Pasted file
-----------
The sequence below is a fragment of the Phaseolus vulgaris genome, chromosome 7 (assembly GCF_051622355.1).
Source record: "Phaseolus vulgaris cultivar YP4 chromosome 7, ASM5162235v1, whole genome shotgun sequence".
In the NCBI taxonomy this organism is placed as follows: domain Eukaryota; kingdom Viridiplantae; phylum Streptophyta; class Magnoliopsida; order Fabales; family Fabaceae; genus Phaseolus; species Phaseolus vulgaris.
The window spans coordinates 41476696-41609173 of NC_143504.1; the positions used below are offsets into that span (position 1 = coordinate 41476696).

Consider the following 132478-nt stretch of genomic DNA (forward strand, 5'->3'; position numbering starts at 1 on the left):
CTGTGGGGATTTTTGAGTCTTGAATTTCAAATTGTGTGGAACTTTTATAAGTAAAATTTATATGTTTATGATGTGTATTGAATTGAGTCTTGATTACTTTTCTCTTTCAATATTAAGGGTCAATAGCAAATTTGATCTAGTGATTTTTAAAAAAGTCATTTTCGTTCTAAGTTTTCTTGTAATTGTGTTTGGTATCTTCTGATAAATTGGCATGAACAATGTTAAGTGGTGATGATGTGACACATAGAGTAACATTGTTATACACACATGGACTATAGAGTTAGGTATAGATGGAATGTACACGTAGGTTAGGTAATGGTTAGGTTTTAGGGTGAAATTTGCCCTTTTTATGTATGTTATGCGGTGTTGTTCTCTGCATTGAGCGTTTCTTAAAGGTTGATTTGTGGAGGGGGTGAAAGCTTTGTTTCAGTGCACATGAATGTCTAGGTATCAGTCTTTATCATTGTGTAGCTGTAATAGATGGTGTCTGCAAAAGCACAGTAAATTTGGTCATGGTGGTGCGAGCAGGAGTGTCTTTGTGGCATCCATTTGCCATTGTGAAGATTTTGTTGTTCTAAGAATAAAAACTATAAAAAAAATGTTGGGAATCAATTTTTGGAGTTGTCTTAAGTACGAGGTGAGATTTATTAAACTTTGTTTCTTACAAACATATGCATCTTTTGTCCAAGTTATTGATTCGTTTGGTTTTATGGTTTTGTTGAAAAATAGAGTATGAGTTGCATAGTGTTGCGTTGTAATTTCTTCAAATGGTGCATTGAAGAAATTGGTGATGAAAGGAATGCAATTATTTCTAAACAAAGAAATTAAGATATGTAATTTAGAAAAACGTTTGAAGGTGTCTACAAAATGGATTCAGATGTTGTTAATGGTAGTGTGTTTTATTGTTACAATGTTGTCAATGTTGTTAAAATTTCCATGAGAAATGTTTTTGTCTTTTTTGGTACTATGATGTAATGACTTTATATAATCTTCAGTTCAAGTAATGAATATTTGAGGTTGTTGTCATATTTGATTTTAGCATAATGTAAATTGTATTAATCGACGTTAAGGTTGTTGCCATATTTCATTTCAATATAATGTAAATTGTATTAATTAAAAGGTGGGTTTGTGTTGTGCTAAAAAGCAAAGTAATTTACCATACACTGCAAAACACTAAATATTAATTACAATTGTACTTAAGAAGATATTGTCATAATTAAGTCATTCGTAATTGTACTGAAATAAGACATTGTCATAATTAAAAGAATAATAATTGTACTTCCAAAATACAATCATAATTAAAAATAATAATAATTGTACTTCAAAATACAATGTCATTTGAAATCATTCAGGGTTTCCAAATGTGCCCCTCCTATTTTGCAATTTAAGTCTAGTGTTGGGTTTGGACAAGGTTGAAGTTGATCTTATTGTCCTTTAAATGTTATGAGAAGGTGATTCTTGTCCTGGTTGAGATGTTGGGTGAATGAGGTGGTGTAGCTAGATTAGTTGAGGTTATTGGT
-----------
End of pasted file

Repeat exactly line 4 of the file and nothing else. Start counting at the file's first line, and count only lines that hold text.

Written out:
The window spans coordinates 41476696-41609173 of NC_143504.1; the positions used below are offsets into that span (position 1 = coordinate 41476696).